Rory’s Story Cubes
The Post family has given Rory’s Story Cubes as a birthday gift more than once. They are perfect for any age kid. Dice with pictures on them that you can make stories up with? Yes, please! This game is straight up fun. [$9.99]

Scientific Explorer Magic Science for Wizards Only Kit
If the birthday kid is into Harry Potter, science, or–even better–both, the Scientific Explorer Magic Science for Wizards Only Kit will be right up their Diagon Alley. It’s recommended for kids ages 6 and up with adult supervision, though, so you might want to run it by the professors (i.e. the parents) first. [$19.99]

The Superhero Starter Kit © Chicken Socks / Klutz

The Superhero Starter Kit
Know a superhero in training? This Superhero Starter Kit includes a shiny red cape, as well as cardboard masks, wrist shields, and stickers to accessorize the entire super ensemble. It also has a hilarious book so that a little wonder can learn superhero moves and other tidbits. [$14.95]

DK First Reference Books
For kids who constantly ask “Why?” and want to know how things work, the DK Reference Series books are a dream come true. (Their parents will appreciate having a go-to source for answers other than the Internet.) The books are detailed but age-appropriate, covering topics like the First Human Body Encyclopedia, First Earth Encyclopedia, and First Space Encyclopedia. [$16.99]

Don’t Let the Pigeon Finish This Activity Book!

We’ve been talking up Mo Willems a lot lately. However, unlike all of his other Pigeon books, this is one that the kids can actually play. Don’t Let the Pigeon Finish This Activity Book! has portions you can cut, paste, draw, and color. It even has finger-puppets! Of course, there are plenty of cute (and sometimes crazy) sections to read, too. [$19.99]

Liquid Watercolors
Add liquid watercolors to a creative child’s collection of art supplies. Vivid colors offer up all kinds of opportunities for artistic exploration. Tie on a paintbrush or two, along with some pipettes and let the fun begin. (Set of six watercolors, $18)

Ages 8-12

Rush Hour
ThinkFun’s Rush Hour game is always a hit. Encouraging critical thinking skills, the game features a small base (think: portable), a number of little cars, and 40 mind challenge cards. Players work to maneuver the little red car out of the gridlock. With four levels of play, the classic game is suitable for ages eight and up (even adults). Rush Hour Jr. is great for six to eight-year-olds. Those inclined to love animals more than cars will like Safari Rush Hour. [$16-18]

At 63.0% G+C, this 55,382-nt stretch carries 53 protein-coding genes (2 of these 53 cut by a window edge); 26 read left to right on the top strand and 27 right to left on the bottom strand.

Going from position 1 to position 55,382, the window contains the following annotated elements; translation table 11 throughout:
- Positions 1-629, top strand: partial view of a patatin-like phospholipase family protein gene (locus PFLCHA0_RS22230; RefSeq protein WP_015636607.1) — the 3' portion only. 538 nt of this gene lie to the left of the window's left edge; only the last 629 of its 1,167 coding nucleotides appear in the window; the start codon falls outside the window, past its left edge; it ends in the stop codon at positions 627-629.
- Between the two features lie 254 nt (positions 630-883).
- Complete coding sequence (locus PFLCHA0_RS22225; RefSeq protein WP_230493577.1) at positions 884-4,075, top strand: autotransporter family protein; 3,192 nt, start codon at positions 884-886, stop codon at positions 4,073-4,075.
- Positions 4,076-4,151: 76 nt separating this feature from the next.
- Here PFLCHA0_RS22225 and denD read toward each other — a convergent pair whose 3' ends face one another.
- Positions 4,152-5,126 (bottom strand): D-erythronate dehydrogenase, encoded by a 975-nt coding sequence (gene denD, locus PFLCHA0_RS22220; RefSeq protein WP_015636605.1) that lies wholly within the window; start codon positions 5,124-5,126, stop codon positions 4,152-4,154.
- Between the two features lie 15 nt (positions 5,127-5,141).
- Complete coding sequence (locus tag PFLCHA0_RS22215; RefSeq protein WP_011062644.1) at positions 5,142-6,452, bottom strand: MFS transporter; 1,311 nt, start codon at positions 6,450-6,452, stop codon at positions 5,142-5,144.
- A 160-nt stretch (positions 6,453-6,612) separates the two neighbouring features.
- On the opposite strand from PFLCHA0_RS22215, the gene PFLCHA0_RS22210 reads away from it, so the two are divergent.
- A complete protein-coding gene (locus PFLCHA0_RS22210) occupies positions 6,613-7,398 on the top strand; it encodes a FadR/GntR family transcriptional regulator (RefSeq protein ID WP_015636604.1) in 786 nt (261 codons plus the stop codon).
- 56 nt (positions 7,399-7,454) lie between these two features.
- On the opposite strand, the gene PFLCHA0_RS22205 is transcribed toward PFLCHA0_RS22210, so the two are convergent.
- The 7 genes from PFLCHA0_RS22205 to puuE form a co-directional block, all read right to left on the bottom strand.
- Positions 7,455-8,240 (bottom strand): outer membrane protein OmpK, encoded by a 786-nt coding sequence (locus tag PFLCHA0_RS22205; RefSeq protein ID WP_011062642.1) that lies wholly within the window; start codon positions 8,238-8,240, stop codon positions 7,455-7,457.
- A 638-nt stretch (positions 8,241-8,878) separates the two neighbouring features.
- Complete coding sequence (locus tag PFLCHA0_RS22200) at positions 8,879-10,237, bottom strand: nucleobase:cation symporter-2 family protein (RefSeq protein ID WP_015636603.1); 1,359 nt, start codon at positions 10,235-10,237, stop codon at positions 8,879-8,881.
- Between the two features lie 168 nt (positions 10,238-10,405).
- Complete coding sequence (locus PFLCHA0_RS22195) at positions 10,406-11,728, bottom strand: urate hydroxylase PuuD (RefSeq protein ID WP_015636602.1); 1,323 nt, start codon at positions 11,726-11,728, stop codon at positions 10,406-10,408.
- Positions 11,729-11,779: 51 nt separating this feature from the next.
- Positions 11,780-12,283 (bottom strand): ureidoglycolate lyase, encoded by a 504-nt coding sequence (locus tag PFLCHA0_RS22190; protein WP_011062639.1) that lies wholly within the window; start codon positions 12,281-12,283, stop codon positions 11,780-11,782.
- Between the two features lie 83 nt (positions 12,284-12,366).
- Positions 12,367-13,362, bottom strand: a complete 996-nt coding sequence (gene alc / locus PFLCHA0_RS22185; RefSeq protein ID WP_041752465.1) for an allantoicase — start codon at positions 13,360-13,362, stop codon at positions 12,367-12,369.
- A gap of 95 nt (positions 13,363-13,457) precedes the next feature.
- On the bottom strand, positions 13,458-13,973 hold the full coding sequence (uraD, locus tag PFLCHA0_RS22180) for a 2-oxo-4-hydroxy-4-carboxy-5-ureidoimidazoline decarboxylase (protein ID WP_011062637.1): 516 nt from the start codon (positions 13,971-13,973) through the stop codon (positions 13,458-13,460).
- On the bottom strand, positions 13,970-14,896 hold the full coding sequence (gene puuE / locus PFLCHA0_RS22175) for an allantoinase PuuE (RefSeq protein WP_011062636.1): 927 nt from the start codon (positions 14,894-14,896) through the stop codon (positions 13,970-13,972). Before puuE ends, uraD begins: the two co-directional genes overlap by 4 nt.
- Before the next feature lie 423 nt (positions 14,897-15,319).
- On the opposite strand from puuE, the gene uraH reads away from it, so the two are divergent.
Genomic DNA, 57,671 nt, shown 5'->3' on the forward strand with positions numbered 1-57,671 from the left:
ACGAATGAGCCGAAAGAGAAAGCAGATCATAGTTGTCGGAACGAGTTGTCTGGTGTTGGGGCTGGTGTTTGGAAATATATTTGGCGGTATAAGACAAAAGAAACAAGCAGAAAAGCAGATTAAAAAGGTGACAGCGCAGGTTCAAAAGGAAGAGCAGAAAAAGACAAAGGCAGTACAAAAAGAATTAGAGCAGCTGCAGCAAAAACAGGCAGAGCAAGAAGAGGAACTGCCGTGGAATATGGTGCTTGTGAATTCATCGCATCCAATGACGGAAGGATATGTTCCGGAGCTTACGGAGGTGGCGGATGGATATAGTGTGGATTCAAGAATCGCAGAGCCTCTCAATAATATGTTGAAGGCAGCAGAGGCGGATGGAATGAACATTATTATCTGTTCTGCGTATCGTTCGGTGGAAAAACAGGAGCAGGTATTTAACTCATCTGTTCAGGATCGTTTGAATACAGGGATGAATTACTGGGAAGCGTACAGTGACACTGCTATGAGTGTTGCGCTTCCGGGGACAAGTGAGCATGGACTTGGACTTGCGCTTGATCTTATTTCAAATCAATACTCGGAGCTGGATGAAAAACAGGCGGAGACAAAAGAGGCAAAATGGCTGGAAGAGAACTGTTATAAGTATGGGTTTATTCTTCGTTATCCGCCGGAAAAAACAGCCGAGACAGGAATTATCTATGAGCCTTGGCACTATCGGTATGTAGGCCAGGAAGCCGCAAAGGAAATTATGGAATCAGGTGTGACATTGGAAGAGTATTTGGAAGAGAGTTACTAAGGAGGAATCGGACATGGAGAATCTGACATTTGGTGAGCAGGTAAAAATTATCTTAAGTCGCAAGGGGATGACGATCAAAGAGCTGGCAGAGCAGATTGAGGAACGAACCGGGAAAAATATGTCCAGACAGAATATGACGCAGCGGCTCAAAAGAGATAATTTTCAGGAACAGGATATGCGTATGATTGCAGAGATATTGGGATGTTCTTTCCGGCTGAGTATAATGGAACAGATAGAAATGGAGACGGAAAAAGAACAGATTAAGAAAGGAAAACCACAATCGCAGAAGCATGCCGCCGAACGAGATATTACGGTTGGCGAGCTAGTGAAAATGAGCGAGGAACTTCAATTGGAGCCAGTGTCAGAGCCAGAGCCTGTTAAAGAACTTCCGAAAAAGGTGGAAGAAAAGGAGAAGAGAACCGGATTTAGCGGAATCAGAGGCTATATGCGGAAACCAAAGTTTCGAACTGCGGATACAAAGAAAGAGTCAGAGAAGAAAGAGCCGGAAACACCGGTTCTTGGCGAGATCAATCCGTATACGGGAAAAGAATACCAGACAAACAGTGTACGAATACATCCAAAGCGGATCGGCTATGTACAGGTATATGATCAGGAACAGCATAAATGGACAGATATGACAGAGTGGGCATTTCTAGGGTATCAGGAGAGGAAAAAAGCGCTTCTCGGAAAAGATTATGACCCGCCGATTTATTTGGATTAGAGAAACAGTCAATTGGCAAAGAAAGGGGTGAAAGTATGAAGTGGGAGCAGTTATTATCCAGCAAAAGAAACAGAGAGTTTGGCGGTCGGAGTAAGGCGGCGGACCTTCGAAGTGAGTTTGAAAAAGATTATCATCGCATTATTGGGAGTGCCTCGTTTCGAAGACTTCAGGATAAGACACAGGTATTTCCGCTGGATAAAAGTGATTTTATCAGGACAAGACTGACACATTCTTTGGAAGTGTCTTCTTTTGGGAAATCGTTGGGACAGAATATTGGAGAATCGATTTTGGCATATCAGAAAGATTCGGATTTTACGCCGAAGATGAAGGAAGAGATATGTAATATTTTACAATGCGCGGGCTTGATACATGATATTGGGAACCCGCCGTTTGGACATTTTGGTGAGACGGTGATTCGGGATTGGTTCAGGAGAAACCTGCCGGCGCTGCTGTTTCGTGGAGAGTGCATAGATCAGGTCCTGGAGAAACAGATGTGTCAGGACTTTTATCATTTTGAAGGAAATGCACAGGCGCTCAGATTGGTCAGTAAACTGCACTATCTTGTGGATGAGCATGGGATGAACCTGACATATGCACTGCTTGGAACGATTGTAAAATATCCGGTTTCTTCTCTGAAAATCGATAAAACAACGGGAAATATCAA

Duct Tape Tote
People are making artwork, wallets, prom attire and all sorts of other cool things out of duct tape. Is there anything that it can’t do? This Duct Tape Tote starter kit will answer that question, allowing kids to get creative with duct tape and craft a unique tote bag that they can take to school, the beach, or to a friend’s house. Just rip, wrap, and wear. [$11]

Jungle Speed © Asmodee

Jungle Speed
Jungle Speed is a fun board game that will get all of the players running all over the house. This game was featured in the first season of Penny Arcade’s Strip Search and is great fun for all ages. [$19.99]

Blokus
Blokus is a good, standard game. For kids who spend a lot of time in the car, a travel version of this game is perfect. Even if kids don’t have someone to play with, they can make designs or practice strategy by themselves. [$14.99]

King of Tokyo
King of Tokyo has a lot of different elements to it. You can take over Tokyo as a famous monster, attack other monsters, build up powers, collect points, or all of the above. The deck of power cards is substantial and different powers will come up in almost every game. [$44.99]

Tree Houses You Can Actually Build
If your gift recipient has some outdoor play space, Tree Houses You Can Actually Build by Jeanie and David Stiles will inspire older kids to get outside, let their imagination run wild, and create a fun space of their own. Pair the book with a collection of hardware – pullies, clamps, and rope – and they’ll be occupied for days on end. [$18.95]

Star Wars Folded Flyers
Klutz offers a wide variety of activity books for kids ages 8 and up, and their Star Wars books will definitely light up the face of any young Jedi. The Star Wars Folded Flyers are a great pick for fans of things that fly, and Star Wars Thumb Doodles are fun for kids of almost any age.

Kris Bordessa, Rachel Cericola, Amy Kraft, Cathé Post, and Jackie Reeve contributed to this gift guide.

Kelly Knox is a freelance writer in Seattle, WA, where she contributes to local parenting magazines. She also writes for StarWars.com, Geek & Sundry, and more. You can find crafts and art projects for geeky families at her blog The St{art} Button.